A young girl’s isolation at a Catholic boarding school in Upstate New York leads to increasingly disturbing behavior, while a psych-ward escapee drifts closer, in the nail-biting supernatural thriller, The Blackcoat’s Daughter (2015). Originally titled February, writer/director Oz Perkins intended this film to be a meditation on loneliness. He crafted a creepy and disturbing tale that has all the elements of a good horror movie.
The film is essentially divided into two stories that progressively come together in a surprise ending. In the first, a freshman girl named Kat (Kiernan Shipka) is staying at her Catholic boarding school over winter break because her parents have failed to pick her up. Rose (Lucy Boynton), a senior, told her parents the wrong date to buy time so she could find out whether she was pregnant. They are watched by two nuns. Rose receives several phone calls from a mysterious voice she calls “Dad,” and her behavior becomes more disturbing with each phone call.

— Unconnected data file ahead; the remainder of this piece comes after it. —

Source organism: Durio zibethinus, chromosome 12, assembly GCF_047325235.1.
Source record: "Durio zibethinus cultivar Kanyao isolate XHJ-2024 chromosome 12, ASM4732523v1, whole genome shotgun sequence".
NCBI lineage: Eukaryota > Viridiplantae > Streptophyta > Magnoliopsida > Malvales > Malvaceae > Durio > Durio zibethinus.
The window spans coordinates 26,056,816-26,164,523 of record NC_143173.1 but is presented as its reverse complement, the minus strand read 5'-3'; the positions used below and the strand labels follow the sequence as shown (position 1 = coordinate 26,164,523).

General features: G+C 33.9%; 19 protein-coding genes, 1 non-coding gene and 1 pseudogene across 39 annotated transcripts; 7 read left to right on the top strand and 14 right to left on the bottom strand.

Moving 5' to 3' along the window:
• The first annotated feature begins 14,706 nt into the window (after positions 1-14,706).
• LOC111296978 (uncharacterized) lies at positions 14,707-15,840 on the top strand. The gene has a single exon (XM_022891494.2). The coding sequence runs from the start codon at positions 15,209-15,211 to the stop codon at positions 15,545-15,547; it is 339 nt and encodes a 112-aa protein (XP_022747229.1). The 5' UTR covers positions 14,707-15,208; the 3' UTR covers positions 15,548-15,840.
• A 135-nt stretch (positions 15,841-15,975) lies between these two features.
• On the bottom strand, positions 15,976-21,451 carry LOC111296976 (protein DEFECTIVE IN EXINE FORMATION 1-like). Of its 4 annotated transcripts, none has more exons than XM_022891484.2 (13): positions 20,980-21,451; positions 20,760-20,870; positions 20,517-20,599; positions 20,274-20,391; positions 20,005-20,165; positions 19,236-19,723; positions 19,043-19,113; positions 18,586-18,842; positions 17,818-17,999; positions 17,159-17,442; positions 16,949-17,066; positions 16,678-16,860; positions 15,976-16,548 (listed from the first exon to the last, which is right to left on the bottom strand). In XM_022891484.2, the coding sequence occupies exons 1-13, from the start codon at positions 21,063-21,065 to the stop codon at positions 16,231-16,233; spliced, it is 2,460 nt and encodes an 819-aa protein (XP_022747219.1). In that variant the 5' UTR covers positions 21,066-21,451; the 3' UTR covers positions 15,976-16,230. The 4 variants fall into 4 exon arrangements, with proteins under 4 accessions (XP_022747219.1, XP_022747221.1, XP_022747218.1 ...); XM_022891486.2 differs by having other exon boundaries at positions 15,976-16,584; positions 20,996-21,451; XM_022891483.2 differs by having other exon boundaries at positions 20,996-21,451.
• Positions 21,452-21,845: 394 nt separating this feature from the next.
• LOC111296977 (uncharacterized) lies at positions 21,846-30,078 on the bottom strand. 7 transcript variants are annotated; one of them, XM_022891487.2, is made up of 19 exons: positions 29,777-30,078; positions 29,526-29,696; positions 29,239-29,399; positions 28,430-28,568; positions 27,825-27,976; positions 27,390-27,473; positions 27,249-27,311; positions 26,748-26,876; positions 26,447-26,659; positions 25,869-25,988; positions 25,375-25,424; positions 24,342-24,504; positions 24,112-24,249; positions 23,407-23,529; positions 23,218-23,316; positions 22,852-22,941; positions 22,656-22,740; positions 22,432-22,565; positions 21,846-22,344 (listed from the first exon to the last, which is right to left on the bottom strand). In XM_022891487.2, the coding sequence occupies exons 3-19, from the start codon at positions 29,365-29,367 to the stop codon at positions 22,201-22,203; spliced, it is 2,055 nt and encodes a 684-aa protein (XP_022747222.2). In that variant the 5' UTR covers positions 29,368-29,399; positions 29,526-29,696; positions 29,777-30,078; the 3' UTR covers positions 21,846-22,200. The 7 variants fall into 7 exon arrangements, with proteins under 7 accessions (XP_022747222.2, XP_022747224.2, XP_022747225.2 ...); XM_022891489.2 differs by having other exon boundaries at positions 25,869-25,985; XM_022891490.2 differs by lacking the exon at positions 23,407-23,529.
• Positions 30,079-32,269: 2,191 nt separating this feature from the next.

In the second story, a man named Bill (James Remar) picks up a young hitchhiker named Joan (Emma Roberts) over the objections of his wife, Linda (Lauren Holly). It’s implied Joan escaped from a hospital, but Bill believes she reminds him of his daughter, Rose, who was brutally murdered several years earlier. Bill and Linda are traveling to their daughter’s former school to lay flowers. Bill tries to emotionally connect with Joan, believing God brought them together. Joan replies that she doesn’t believe in God.
**Spoilers** At the school, Kat brutally murders Rose and the nuns, decapitates them, and offers them up to Satan in a macabre ritual in the boiler room. A police officer confronts her and fires a shot. Later, in the hospital, a priest exorcises the demon from Kat, and she sees a shadowy figure disappear. In the present, Joan (now revealed to be a grown-up Kat) kills both Bill and Holly, steals their car, and completes her journey back to the boiler room, only to find it unlit and silent.